The ever-increasing popularity of online commerce has changed peoples’ shopping habits — including the way apartment dwellers receive their deliveries. While concierges, doormen, and building superintendents have traditionally accepted packages on behalf of residents, the management and storage of those packages is evolving.
The Land That Time Forgot
One of the nicest aspects of living in a full-service apartment building is the seamless way in which life’s everyday drudgeries are efficiently taken cared of. Household garbage disappears from service hallways without drawing attention. Maintenance and domestic workers arrive via the service elevator, never crossing paths with residents. And mail and packages are accepted by the doorman or concierge and sorted and delivered to apartment doorways.
Daniel Wollman, CEO of Gumley Haft, a New York-based residential property management firm, says those day-to-day functions haven’t changed in the rarefied world of top-shelf co-ops and condos. “In higher-end properties where there is a full staff,” he explains, “where there are two or three apartments per floor, packages are still delivered directly to apartment doors. In those cases, not much has changed, other than that the staff makes more trips up and down.”
But in more mid-range properties, that’s not the case. Package rooms, usually adjacent to or near lobbies, are operating past capacity. Those packages pile up, and some co-op and condo communities don’t like the look — or the potential for fragile items to be damaged if they settle to the bottom of the pile.
“We have seen some redesign of existing package rooms,” says Wollman, “either to make them bigger or more efficient, with more shelving for instance. Today, a lot of packages are small. We also see buildings buying refrigerators for FreshDirect-type deliveries. The refrigerators are usually placed in the basement, where there is more room than in the lobby areas.”
To reduce the number of boxes in their lobbies, says Gumley Haft’s Wollman, “Some buildings have placed storage locker cages in their basements,” he adds. “If you’re out of town, all your packages wait for you downstairs until you return. Previously, we would have left everything in the package room off the lobby. The need for the locker is a result of the increased volume in packages.”
When There’s No Doorman
Many co-ops and condos operate without the benefit of a security staff. In the past, packages were routinely left with the super. The large numbers of deliveries has created a need for change in these buildings as well.
“The increase is substantial,” says Greg Cohen, President of Impact Management, a co-op and condo management firm with offices in Manhattan, Queens, and Westchester. “It could be 1,000 percent over the past five years and will continue to grow.”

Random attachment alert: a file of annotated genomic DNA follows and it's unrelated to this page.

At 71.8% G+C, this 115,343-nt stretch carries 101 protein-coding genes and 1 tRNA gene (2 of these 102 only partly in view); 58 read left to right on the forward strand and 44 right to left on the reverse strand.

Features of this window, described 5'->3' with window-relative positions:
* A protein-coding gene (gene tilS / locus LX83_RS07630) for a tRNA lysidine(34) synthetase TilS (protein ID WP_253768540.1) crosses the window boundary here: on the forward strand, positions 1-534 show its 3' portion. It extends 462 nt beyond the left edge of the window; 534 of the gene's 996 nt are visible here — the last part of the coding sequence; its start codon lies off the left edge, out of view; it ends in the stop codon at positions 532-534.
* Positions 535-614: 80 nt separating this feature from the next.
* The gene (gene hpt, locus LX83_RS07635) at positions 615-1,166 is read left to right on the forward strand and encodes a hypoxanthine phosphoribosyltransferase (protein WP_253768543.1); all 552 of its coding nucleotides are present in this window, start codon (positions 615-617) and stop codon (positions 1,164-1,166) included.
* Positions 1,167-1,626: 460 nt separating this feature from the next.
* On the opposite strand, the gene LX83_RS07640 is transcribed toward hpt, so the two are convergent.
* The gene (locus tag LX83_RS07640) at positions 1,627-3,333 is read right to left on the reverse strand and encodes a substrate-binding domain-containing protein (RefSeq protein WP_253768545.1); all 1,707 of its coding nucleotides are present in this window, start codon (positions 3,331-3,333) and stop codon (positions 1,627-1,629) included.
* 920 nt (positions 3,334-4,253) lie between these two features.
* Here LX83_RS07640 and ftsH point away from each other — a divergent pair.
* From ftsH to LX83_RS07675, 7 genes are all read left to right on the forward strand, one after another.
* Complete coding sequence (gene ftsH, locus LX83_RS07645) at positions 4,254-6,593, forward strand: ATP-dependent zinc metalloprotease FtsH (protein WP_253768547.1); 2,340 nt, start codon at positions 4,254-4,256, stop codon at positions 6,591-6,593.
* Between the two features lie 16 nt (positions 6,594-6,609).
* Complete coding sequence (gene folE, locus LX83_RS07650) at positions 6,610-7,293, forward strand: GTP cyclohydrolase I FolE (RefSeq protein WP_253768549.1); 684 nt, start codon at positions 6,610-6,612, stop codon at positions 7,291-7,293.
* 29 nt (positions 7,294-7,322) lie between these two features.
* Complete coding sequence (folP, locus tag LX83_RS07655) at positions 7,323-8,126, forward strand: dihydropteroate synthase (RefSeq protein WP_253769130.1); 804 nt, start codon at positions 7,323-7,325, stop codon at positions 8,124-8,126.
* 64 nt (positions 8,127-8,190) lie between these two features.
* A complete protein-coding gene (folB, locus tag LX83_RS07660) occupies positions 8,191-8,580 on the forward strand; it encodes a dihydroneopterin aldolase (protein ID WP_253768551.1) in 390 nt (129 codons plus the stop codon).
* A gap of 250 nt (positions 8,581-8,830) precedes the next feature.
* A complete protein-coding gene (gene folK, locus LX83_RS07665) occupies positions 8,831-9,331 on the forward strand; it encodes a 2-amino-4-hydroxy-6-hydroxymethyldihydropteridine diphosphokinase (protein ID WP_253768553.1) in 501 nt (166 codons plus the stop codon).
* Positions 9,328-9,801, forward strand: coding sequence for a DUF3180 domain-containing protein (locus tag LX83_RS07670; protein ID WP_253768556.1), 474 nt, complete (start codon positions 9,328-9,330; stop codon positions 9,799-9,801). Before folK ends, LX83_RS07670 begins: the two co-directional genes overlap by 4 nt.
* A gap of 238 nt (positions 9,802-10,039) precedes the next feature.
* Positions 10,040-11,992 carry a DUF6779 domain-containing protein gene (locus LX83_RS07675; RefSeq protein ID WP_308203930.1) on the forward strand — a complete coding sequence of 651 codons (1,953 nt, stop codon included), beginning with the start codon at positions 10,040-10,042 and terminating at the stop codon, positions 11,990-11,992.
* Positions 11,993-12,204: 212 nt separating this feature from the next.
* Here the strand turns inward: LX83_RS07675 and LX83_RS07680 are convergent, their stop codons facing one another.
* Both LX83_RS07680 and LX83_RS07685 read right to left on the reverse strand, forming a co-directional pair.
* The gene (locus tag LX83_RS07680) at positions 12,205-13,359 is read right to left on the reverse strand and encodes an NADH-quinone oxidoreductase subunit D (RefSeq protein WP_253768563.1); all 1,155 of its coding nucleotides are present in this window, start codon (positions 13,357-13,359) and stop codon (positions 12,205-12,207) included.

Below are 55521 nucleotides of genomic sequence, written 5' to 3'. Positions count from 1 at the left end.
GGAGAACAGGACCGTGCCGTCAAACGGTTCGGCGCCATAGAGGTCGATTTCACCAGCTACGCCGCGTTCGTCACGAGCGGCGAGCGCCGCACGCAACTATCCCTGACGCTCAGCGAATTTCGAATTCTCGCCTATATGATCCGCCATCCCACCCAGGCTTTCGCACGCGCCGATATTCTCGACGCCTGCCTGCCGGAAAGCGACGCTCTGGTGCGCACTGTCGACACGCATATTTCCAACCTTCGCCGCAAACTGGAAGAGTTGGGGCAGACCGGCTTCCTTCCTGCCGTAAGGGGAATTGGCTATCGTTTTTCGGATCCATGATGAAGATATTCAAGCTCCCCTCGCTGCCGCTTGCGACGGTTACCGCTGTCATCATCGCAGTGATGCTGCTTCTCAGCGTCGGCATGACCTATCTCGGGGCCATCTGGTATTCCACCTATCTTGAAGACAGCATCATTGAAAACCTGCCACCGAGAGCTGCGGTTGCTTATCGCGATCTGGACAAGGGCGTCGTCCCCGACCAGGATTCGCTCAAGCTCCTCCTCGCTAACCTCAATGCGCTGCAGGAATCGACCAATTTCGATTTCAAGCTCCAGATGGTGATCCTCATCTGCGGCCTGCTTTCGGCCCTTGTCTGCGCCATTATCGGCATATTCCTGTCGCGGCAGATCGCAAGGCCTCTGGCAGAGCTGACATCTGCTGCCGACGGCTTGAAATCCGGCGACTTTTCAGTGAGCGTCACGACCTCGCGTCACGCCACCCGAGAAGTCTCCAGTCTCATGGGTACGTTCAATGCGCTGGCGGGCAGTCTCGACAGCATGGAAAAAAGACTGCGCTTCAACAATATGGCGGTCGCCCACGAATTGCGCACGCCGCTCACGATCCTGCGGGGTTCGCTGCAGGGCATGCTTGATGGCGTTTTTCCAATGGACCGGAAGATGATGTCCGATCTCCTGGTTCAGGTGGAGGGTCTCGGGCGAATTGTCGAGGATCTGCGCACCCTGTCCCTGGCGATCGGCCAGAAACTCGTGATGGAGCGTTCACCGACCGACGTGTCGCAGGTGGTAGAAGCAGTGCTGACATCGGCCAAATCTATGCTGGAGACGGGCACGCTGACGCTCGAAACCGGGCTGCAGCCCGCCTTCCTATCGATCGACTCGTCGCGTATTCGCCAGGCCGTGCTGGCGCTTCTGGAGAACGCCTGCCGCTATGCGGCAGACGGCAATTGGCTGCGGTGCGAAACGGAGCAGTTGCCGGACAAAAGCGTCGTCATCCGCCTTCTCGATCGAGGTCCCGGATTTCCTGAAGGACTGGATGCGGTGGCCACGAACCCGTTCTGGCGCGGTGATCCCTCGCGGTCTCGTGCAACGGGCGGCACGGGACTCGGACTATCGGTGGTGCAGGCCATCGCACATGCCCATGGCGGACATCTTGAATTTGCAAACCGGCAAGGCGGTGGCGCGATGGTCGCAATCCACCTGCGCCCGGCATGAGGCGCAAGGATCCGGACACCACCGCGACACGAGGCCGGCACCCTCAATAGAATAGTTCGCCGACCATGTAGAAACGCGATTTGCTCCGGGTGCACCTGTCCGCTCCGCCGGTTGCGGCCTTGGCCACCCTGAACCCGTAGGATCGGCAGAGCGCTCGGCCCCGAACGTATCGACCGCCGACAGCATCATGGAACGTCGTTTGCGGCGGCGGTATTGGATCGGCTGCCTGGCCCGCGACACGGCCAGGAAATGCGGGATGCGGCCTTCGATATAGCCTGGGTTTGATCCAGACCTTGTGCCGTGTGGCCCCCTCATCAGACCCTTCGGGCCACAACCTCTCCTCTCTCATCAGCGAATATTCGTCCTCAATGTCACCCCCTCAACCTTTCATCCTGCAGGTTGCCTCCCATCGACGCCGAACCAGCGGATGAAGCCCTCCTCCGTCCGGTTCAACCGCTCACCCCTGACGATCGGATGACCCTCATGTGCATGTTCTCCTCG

In non-doorman buildings, “boards are doing a few things to alleviate this problem,” says Cohen. “They buy storage lockers, which are then coordinated with the post office, FedEx, and UPS for deliveries. They are also converting underused spaces into storage rooms specifically for deliveries.” In the case of storage lockers, the packages are delivered to the locker and the resident gets a code sent to them to retrieve the package. As for a community-wide storage room, residents have a key to gain admittance and retrieve their packages.
One of the unfortunate side effects of the increase in deliveries, especially in buildings without doorman and other security staff, is an increase in thefts of packages left in lobbies. Believe it or not, Cohen explains, a lot of the package thefts were perpetrated by food delivery people. “We have security cameras, so we saw it,” he says. That’s not to say that all, or even many, food delivery couriers are thieves, of course — but that theft does occur, and is often a crime of opportunity. Some level of security is necessary, especially where no security personnel are present.
Cohen also mentions that in some doorman buildings where there is no additional support security staff, the increase in deliveries has affected the use of the doorman’s time. Cataloging and storing the packages pulls the doorman off the door, leaving gaps in security. In a scenario like that, storage lockers accessible by delivery services such as the Postal Service, UPS, and FedEx may offer a very workable solution.
How Much Does It Cost?
Installing lock boxes or lockers, or reconfiguring existing spaces to accommodate the increase in deliveries, can be expensive. Cohen says lock boxes or lockers can cost from $8,000 to $10,000, depending on exactly what work needs to be done. That work includes internet and electrical components to make the lockers accessible to residents using a code to gain access.
Wollman relates a story of a property in Manhattan that wanted to build a new package room. The only available space nearby the lobby required reconfiguring a fire stair at the back of the first floor. In the end, the cost of said work would run more than $100,000. The board decided to live with the pile of boxes on a bench in the lobby.
The number of package deliveries can be expected to grow into the foreseeable future. Thus, co-op and condo boards will most likely continue to adapt to these changing conditions by employing new technologies in order to keep packages safe and secure.
AJ Sidransky is a staff writer at The Cooperator, and a published novelist.